The latest from the IRS - my return has been approved and should be deposited this week.
Yay! I'm sure you're relieved! Hopefully, this is the only time it happens!
Wow! Did not realize that Shel Silverstein wrote songs.
I knew the song was based on an actual event...only because one of the guys at work mentioned it last week while they were irritating me by singing it constantly. Neither of them mentioned Shel Silverstein though - cool beans!
I've gotten some of their bills, but I've never posted on their site.
That appears to be the more popular option.
I had to drill; I've never heard of "Where's George", and therefore have never done it.
I hadn't heard about it until I got one of the marked dollar bills. It gave the address and out of curiosity I checked it out. When I find one, I go to the site and report it - you don't have to sign up for anything yourself. The last one started in Alabama two years ago - no other hits until mine. The surprise, to me, is that the few I've done seem to really get around. Only one seemed to get more than a or two in the local area.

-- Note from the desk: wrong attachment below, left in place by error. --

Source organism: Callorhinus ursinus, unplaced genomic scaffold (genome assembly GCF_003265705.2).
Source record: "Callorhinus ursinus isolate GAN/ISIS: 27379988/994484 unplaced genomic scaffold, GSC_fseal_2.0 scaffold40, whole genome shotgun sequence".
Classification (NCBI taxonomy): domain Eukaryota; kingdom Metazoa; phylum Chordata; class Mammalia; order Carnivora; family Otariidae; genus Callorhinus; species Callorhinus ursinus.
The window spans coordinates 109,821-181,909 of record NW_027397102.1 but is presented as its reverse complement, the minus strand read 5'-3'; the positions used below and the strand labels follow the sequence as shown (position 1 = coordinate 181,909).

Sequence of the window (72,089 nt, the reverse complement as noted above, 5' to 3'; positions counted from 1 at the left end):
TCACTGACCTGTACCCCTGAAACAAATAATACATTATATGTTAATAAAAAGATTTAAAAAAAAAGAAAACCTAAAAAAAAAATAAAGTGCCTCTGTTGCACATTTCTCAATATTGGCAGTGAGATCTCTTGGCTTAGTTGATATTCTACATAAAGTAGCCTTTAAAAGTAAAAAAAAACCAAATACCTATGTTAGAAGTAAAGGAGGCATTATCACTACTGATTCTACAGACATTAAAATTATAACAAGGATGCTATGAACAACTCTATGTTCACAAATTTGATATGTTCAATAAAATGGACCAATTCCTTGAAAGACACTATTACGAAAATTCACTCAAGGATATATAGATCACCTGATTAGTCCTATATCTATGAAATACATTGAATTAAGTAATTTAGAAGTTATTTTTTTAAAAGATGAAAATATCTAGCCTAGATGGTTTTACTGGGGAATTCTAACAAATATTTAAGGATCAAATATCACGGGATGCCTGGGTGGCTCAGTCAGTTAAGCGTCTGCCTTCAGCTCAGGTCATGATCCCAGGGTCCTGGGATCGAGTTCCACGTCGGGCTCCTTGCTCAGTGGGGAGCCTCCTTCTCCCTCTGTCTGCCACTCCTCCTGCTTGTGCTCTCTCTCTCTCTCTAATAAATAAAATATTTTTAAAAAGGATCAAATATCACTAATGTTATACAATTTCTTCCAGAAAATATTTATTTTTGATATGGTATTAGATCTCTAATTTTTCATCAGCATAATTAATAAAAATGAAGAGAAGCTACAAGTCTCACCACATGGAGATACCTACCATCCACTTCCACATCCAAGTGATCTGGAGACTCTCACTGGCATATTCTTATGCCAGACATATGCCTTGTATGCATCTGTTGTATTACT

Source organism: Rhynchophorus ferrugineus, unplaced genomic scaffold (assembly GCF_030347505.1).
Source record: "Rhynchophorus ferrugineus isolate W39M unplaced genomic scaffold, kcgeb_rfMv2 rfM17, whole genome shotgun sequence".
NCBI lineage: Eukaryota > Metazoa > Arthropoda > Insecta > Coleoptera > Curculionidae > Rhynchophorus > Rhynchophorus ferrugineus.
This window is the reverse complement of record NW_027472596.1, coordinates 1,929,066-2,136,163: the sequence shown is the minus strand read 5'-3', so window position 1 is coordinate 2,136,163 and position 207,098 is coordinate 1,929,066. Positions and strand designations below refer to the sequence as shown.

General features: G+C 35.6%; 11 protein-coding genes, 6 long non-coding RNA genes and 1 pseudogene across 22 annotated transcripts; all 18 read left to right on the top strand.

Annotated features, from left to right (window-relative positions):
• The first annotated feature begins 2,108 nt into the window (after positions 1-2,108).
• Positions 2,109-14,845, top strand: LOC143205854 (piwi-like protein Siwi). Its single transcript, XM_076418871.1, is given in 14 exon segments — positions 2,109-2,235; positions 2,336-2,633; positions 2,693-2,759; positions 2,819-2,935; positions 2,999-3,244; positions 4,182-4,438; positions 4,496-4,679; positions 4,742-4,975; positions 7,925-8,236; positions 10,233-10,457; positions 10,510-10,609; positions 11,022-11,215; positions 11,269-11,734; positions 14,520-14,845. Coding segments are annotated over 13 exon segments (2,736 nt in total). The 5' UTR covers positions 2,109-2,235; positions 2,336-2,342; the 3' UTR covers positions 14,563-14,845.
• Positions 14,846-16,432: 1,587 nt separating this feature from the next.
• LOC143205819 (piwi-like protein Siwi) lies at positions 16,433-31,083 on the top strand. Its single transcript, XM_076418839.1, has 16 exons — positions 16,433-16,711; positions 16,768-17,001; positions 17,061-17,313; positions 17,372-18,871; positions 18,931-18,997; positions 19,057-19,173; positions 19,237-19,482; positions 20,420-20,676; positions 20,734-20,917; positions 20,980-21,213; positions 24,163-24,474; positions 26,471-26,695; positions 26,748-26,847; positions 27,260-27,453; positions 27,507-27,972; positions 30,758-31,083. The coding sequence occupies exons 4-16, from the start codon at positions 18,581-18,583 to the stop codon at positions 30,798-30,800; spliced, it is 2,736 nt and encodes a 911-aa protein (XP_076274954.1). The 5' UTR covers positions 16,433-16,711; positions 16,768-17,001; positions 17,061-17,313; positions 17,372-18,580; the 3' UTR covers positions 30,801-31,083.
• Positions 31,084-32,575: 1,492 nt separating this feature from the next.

Did anyone notice? I was without lights for almost 24 hours. Storm ROARED through my area yesterday afternoon, taking out the lights ... all over! My b-i-l's corn was laying down flat.
Got my lights back on this afternoon, about the same time they went out. I was setting up the time/timers on the DVD recorders, and setting the time on clocks ... when my weather alert went off. Another bad storm was a coming in, so I quit setting up. Shortly after that it hit, and the lights flickered a few times, but managed to stay on this time.
Did anyone notice? I was without lights for almost 24 hours. Storm ROARED through my area yesterday afternoon, taking out the lights ... all over! My b-i-l's corn was laying down flat. ...
We sometimes don't even notice when OUR power goes out. One night we were watching a video on TV and all our lights went out. We kept watching the video and about 5 minutes later our lights came back on.